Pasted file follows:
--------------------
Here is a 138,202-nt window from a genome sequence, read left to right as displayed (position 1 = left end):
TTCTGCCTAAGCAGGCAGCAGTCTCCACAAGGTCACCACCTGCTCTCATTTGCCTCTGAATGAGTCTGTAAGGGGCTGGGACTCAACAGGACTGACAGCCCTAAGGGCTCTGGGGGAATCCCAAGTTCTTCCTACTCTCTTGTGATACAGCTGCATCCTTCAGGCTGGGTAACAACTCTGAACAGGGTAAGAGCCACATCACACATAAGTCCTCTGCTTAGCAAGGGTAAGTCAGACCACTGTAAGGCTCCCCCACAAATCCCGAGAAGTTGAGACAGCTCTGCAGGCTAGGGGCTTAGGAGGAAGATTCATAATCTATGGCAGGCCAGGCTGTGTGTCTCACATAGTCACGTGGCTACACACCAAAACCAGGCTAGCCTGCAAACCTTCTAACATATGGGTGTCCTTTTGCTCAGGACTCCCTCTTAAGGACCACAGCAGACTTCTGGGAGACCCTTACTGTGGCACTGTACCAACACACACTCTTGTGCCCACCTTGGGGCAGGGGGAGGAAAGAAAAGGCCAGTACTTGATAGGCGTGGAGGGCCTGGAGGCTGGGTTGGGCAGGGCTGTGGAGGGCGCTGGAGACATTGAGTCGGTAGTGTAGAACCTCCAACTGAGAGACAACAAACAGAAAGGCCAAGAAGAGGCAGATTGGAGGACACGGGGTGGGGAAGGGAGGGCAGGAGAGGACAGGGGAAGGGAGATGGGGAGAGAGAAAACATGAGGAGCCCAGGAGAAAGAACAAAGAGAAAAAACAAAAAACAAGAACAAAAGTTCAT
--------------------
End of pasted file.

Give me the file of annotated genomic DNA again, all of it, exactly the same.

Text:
Here is a 138,202-nt window from a genome sequence, read left to right as displayed (position 1 = left end):
TTCTGCCTAAGCAGGCAGCAGTCTCCACAAGGTCACCACCTGCTCTCATTTGCCTCTGAATGAGTCTGTAAGGGGCTGGGACTCAACAGGACTGACAGCCCTAAGGGCTCTGGGGGAATCCCAAGTTCTTCCTACTCTCTTGTGATACAGCTGCATCCTTCAGGCTGGGTAACAACTCTGAACAGGGTAAGAGCCACATCACACATAAGTCCTCTGCTTAGCAAGGGTAAGTCAGACCACTGTAAGGCTCCCCCACAAATCCCGAGAAGTTGAGACAGCTCTGCAGGCTAGGGGCTTAGGAGGAAGATTCATAATCTATGGCAGGCCAGGCTGTGTGTCTCACATAGTCACGTGGCTACACACCAAAACCAGGCTAGCCTGCAAACCTTCTAACATATGGGTGTCCTTTTGCTCAGGACTCCCTCTTAAGGACCACAGCAGACTTCTGGGAGACCCTTACTGTGGCACTGTACCAACACACACTCTTGTGCCCACCTTGGGGCAGGGGGAGGAAAGAAAAGGCCAGTACTTGATAGGCGTGGAGGGCCTGGAGGCTGGGTTGGGCAGGGCTGTGGAGGGCGCTGGAGACATTGAGTCGGTAGTGTAGAACCTCCAACTGAGAGACAACAAACAGAAAGGCCAAGAAGAGGCAGATTGGAGGACACGGGGTGGGGAAGGGAGGGCAGGAGAGGACAGGGGAAGGGAGATGGGGAGAGAGAAAACATGAGGAGCCCAGGAGAAAGAACAAAGAGAAAAAACAAAAAACAAGAACAAAAGTTCAT